Agree On The Big Things, Plus 2 Other Things I’ve Learned About Creating Rules While Co-Parenting

You're both 100 percent right and 100 percent wrong 100 percent of the time.

by Kern Carter
Originally Published: 
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Trying to raise a child with both parents on the same page is hard enough. Being separated from the mother only adds to the stress because both of us have ideas on what is best for our daughter. Even worse is that we both feel like we’re right, and that means whatever the other parent is doing must be wrong. See where I’m going with this? In circles, which is exactly what happens if you don’t learn to accept a few realities and forge out a few more.

The first reality you need to accept is this: Do not expect that the rules in your house as a father will be the same in her house as a mother. Just get that out of your head right now. Even if you and the mother of your child(ren) get along fine, chances are you both have different opinions on at least one or 2 major child rearing points.


And that’s to be expected. You’re not together for a reason. And if you’re like me who hasn’t been together with my daughter’s mother for over a decade, you can definitely expect some differences. But once you learn to accept these differences as things you can’t change, you can then begin to find ways to deal with them.

You should also know right off the bat that it won’t be easy. I can attest to the challenges of trying to set parallel rules in the face of so many other co-parenting tensions. But my daughter is proof that it’s possible, so I’ll share what I’ve learned.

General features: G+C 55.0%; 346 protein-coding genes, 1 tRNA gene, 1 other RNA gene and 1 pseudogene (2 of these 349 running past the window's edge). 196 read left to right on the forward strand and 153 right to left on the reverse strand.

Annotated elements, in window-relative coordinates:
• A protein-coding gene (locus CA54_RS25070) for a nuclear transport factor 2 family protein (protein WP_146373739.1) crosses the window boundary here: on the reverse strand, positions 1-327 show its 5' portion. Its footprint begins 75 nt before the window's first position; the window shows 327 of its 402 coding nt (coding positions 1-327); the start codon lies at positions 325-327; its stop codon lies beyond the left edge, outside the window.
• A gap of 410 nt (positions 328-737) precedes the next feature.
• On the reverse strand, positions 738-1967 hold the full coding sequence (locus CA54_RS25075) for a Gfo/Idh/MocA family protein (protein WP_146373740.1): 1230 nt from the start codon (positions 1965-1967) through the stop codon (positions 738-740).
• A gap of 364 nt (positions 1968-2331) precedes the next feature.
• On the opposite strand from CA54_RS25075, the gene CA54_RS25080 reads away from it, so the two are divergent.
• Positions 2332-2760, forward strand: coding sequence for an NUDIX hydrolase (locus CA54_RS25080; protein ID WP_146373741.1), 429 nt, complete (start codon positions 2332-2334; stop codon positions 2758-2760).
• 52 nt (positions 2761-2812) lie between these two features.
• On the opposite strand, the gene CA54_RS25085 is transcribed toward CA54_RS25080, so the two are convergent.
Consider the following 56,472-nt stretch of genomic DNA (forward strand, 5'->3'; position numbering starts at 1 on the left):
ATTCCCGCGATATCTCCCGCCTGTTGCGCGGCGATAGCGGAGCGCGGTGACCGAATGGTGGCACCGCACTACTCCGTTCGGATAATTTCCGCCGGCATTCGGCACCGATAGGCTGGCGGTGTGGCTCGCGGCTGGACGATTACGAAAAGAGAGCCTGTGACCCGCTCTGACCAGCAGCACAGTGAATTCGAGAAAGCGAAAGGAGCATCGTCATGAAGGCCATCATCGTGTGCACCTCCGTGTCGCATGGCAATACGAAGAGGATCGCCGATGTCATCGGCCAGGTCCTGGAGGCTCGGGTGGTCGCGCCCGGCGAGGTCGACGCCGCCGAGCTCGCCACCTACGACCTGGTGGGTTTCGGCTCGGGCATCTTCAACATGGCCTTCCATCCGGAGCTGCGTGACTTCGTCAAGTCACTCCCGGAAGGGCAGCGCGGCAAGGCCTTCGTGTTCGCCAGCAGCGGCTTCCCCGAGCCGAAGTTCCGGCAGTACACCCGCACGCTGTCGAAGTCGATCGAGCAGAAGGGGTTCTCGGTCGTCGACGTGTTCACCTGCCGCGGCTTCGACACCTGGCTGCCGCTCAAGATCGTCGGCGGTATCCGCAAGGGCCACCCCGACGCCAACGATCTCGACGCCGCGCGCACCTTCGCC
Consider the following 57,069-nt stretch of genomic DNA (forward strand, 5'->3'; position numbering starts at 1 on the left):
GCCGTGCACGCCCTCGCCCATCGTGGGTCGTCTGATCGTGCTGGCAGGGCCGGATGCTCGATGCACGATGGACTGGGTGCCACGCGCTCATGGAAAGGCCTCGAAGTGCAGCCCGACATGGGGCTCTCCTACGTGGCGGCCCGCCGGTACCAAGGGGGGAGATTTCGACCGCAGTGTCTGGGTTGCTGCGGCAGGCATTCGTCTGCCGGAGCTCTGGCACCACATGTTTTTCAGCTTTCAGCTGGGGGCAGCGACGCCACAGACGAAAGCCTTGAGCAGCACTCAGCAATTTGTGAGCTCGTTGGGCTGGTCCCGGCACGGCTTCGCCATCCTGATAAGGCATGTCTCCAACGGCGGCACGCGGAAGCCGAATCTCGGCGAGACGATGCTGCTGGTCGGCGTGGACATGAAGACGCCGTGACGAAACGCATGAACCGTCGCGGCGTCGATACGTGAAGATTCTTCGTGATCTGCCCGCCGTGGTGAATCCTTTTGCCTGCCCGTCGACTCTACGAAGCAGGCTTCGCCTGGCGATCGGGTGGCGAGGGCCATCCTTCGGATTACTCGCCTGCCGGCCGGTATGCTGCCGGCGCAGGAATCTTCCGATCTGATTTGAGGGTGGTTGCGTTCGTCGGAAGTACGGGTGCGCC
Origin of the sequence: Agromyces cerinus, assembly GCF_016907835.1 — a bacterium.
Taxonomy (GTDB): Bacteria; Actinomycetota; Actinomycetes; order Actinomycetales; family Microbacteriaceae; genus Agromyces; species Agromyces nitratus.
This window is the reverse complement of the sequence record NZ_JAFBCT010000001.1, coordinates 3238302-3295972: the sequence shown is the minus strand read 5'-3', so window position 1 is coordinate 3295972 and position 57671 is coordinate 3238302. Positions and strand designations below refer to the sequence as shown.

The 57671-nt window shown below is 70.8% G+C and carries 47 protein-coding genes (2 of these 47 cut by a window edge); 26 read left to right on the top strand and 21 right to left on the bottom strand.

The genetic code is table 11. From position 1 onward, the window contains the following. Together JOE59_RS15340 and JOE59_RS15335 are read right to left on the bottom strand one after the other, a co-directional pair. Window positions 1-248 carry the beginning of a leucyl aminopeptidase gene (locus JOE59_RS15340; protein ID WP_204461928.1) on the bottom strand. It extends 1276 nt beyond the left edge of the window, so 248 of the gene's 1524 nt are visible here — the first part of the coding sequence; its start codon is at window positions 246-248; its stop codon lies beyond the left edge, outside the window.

At the end of the day, your child is what’s at stake. Their self esteem, mental stability, their social attitude.

Agree On The Big Things

We’ve already established there will be differences, but there will for sure be some Big Things you both can agree on. In my situation, there are certain people we agree my daughter shouldn’t hang out with, and certain places she isn’t allowed to go to without a parent being present. You need to talk these things out so both parents are clear, but in most instances, you both should be on board with these rules.

What’s Best For You Is Not Always Best For The Child

There are a lot of foods I don’t eat strictly for health reasons. That’s a personal choice and one that I shouldn’t necessarily impose on my daughter or on her mother. I think it would be unfair for me to say “my daughter is not allowed to eat meat at your house,” if her mother is fine with eating meat. Keep the rules focused on your child’s activities, not your own.


Don’t Question Personal Experiences

My daughter’s mother doesn’t like her sleeping over at her friend’s house. She doesn’t mind her visiting for however long, but actually sleeping over is a problem for her. I don’t care about her sleeping out and actually encourage it. But that’s because I had positive experiences in my childhood sleeping over at my friends’ houses; my daughter’s mother hasn’t. Who am I to question those experiences? So we compromise and come to a fair solution.

Like I said, you’re separated for a reason, and co-parenting is going to be a roller coaster ride any way you look at it. But at the end of the day, your child is what’s at stake. Their self-esteem, mental stability, their social attitude. Don’t complicate their lives because you can’t get your sh*t straight. The main thing is to keep the vibe positive within your own household and communicate as effectively as possible. Piece of cake, right?

Kern Carter is the author of “Thoughts Of A Fractured Soul” and a proud millennial. You can read more from him at

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